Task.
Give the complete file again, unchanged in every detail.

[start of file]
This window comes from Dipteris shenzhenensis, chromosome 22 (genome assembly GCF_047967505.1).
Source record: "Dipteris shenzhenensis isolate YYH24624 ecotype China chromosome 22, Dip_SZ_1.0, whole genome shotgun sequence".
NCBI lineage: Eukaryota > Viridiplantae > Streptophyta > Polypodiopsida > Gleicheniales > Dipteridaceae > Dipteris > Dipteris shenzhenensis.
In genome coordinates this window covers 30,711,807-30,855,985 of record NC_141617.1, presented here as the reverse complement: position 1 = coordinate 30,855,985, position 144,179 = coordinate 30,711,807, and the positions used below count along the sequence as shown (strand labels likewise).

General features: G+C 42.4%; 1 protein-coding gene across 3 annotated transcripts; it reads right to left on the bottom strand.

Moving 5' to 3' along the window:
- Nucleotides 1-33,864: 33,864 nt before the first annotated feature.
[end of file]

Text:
This window comes from Dipteris shenzhenensis, chromosome 22 (genome assembly GCF_047967505.1).
Source record: "Dipteris shenzhenensis isolate YYH24624 ecotype China chromosome 22, Dip_SZ_1.0, whole genome shotgun sequence".
NCBI lineage: Eukaryota > Viridiplantae > Streptophyta > Polypodiopsida > Gleicheniales > Dipteridaceae > Dipteris > Dipteris shenzhenensis.
In genome coordinates this window covers 30,711,807-30,855,985 of record NC_141617.1, presented here as the reverse complement: position 1 = coordinate 30,855,985, position 144,179 = coordinate 30,711,807, and the positions used below count along the sequence as shown (strand labels likewise).

General features: G+C 42.4%; 1 protein-coding gene across 3 annotated transcripts; it reads right to left on the bottom strand.

Moving 5' to 3' along the window:
- Nucleotides 1-33,864: 33,864 nt before the first annotated feature.